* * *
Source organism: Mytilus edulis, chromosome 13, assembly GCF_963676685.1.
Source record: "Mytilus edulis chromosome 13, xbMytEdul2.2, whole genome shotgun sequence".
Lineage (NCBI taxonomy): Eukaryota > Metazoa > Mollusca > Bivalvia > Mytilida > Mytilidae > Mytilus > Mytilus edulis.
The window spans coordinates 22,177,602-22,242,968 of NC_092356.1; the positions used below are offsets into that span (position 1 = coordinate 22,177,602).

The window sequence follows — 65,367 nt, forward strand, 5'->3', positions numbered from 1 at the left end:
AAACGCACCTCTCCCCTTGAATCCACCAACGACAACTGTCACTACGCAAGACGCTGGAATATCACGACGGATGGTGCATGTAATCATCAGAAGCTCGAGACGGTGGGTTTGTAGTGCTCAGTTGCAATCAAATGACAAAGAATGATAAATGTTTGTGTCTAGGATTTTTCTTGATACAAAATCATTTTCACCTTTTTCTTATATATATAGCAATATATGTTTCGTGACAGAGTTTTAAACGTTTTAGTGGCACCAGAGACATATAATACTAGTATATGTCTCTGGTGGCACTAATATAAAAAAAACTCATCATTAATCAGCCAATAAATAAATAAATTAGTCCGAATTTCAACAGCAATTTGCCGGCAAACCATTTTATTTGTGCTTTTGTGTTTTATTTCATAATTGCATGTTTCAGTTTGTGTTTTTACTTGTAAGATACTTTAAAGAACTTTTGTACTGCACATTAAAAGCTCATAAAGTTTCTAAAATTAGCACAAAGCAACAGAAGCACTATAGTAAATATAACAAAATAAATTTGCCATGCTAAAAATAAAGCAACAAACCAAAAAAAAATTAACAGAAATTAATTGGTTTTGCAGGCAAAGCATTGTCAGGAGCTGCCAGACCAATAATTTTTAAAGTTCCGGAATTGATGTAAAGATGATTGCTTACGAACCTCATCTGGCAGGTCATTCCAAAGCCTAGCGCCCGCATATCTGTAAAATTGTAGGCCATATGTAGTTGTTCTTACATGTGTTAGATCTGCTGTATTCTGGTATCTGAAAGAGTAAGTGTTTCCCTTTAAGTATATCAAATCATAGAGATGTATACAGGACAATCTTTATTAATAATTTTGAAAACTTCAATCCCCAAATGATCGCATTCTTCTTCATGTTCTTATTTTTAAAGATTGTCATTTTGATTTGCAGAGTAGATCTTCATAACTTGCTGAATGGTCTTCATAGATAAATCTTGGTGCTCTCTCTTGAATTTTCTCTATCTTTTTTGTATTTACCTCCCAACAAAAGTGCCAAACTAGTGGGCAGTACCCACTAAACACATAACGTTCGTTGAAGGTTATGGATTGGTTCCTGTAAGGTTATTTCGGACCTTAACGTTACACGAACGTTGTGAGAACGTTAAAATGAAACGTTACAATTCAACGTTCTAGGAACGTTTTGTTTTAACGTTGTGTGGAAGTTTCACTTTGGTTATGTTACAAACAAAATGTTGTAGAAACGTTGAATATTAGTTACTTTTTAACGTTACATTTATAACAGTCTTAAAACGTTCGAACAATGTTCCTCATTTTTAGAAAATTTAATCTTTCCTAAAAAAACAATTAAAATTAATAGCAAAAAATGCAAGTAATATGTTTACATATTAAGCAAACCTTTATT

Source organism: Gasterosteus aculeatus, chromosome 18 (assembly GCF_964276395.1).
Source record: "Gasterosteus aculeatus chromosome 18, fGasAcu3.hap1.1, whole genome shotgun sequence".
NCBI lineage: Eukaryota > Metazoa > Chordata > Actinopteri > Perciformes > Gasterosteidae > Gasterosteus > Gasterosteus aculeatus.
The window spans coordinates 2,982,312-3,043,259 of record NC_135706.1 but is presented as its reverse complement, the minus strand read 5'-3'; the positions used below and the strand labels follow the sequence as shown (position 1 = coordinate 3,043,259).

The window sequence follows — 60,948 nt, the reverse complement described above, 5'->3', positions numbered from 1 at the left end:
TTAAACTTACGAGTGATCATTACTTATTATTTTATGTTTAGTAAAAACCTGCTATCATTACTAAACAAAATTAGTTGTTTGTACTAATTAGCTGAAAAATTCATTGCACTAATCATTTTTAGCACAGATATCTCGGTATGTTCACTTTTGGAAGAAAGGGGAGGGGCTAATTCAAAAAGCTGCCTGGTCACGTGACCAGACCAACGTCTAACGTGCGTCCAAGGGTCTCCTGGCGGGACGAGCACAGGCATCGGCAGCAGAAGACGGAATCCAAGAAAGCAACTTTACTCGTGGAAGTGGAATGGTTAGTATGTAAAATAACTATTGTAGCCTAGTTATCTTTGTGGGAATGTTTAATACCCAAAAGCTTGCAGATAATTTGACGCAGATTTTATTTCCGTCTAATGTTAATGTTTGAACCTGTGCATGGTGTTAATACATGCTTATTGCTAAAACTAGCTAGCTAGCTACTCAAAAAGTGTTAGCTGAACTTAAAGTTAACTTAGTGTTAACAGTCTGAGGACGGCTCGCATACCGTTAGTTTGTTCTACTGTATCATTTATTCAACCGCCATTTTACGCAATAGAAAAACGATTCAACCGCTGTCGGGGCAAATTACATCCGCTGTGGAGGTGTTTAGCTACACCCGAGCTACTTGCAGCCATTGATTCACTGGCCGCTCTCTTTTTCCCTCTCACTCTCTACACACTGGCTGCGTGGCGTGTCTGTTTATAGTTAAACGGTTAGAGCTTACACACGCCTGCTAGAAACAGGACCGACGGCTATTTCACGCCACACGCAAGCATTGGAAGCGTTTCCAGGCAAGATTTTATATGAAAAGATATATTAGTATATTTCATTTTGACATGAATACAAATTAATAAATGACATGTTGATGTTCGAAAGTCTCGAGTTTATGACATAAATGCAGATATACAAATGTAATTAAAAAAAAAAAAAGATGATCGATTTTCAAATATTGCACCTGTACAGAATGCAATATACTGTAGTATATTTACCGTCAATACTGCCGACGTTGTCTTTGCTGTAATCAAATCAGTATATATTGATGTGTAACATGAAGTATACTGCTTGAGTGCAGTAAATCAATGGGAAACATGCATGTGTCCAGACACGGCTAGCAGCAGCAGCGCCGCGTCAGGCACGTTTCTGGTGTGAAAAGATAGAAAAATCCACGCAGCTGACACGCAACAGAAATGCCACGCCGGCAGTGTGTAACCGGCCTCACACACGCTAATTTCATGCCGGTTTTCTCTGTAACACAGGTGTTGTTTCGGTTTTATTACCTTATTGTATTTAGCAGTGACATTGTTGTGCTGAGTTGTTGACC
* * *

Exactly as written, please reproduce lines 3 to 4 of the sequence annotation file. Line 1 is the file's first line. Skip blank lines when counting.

Lineage (NCBI taxonomy): Eukaryota > Metazoa > Mollusca > Bivalvia > Mytilida > Mytilidae > Mytilus > Mytilus edulis.
The window spans coordinates 22,177,602-22,242,968 of NC_092356.1; the positions used below are offsets into that span (position 1 = coordinate 22,177,602).